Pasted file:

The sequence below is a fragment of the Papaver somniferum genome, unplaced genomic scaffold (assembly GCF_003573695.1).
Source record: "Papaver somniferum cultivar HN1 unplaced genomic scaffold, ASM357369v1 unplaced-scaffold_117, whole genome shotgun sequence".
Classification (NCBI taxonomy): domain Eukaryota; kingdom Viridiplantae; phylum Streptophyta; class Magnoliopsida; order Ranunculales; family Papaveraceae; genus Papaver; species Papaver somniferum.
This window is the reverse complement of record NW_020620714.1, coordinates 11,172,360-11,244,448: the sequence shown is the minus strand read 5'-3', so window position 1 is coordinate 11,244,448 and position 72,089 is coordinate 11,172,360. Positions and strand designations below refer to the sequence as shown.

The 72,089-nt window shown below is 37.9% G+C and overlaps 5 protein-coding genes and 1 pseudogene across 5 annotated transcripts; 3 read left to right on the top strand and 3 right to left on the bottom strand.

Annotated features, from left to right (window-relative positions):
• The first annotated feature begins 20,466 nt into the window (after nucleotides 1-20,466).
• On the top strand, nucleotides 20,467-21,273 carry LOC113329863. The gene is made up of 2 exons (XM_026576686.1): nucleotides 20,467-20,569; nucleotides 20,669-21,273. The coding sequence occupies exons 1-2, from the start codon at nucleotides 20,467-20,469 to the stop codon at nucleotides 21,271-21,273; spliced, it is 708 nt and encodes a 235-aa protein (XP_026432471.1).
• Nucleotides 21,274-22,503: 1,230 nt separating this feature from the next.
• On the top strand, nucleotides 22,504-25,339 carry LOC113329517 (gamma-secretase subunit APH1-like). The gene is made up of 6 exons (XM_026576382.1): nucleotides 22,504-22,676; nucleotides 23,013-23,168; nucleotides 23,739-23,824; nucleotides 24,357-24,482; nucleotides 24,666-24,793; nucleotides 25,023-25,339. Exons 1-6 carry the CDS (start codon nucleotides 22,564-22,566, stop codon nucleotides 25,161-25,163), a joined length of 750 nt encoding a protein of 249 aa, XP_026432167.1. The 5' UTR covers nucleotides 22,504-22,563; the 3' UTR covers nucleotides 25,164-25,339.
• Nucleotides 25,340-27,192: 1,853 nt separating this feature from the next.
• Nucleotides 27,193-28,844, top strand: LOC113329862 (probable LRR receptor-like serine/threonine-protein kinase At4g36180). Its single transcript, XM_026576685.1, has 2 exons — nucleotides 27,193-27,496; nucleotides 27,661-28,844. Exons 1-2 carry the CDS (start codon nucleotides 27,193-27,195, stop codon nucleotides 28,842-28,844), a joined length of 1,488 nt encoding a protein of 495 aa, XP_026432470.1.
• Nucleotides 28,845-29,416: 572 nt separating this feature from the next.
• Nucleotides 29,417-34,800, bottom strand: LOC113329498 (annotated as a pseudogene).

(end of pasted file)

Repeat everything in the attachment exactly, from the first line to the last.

The sequence below is a fragment of the Papaver somniferum genome, unplaced genomic scaffold (assembly GCF_003573695.1).
Source record: "Papaver somniferum cultivar HN1 unplaced genomic scaffold, ASM357369v1 unplaced-scaffold_117, whole genome shotgun sequence".
Classification (NCBI taxonomy): domain Eukaryota; kingdom Viridiplantae; phylum Streptophyta; class Magnoliopsida; order Ranunculales; family Papaveraceae; genus Papaver; species Papaver somniferum.
This window is the reverse complement of record NW_020620714.1, coordinates 11,172,360-11,244,448: the sequence shown is the minus strand read 5'-3', so window position 1 is coordinate 11,244,448 and position 72,089 is coordinate 11,172,360. Positions and strand designations below refer to the sequence as shown.

The 72,089-nt window shown below is 37.9% G+C and overlaps 5 protein-coding genes and 1 pseudogene across 5 annotated transcripts; 3 read left to right on the top strand and 3 right to left on the bottom strand.

Annotated features, from left to right (window-relative positions):
• The first annotated feature begins 20,466 nt into the window (after nucleotides 1-20,466).
• On the top strand, nucleotides 20,467-21,273 carry LOC113329863. The gene is made up of 2 exons (XM_026576686.1): nucleotides 20,467-20,569; nucleotides 20,669-21,273. The coding sequence occupies exons 1-2, from the start codon at nucleotides 20,467-20,469 to the stop codon at nucleotides 21,271-21,273; spliced, it is 708 nt and encodes a 235-aa protein (XP_026432471.1).
• Nucleotides 21,274-22,503: 1,230 nt separating this feature from the next.
• On the top strand, nucleotides 22,504-25,339 carry LOC113329517 (gamma-secretase subunit APH1-like). The gene is made up of 6 exons (XM_026576382.1): nucleotides 22,504-22,676; nucleotides 23,013-23,168; nucleotides 23,739-23,824; nucleotides 24,357-24,482; nucleotides 24,666-24,793; nucleotides 25,023-25,339. Exons 1-6 carry the CDS (start codon nucleotides 22,564-22,566, stop codon nucleotides 25,161-25,163), a joined length of 750 nt encoding a protein of 249 aa, XP_026432167.1. The 5' UTR covers nucleotides 22,504-22,563; the 3' UTR covers nucleotides 25,164-25,339.
• Nucleotides 25,340-27,192: 1,853 nt separating this feature from the next.
• Nucleotides 27,193-28,844, top strand: LOC113329862 (probable LRR receptor-like serine/threonine-protein kinase At4g36180). Its single transcript, XM_026576685.1, has 2 exons — nucleotides 27,193-27,496; nucleotides 27,661-28,844. Exons 1-2 carry the CDS (start codon nucleotides 27,193-27,195, stop codon nucleotides 28,842-28,844), a joined length of 1,488 nt encoding a protein of 495 aa, XP_026432470.1.
• Nucleotides 28,845-29,416: 572 nt separating this feature from the next.
• Nucleotides 29,417-34,800, bottom strand: LOC113329498 (annotated as a pseudogene).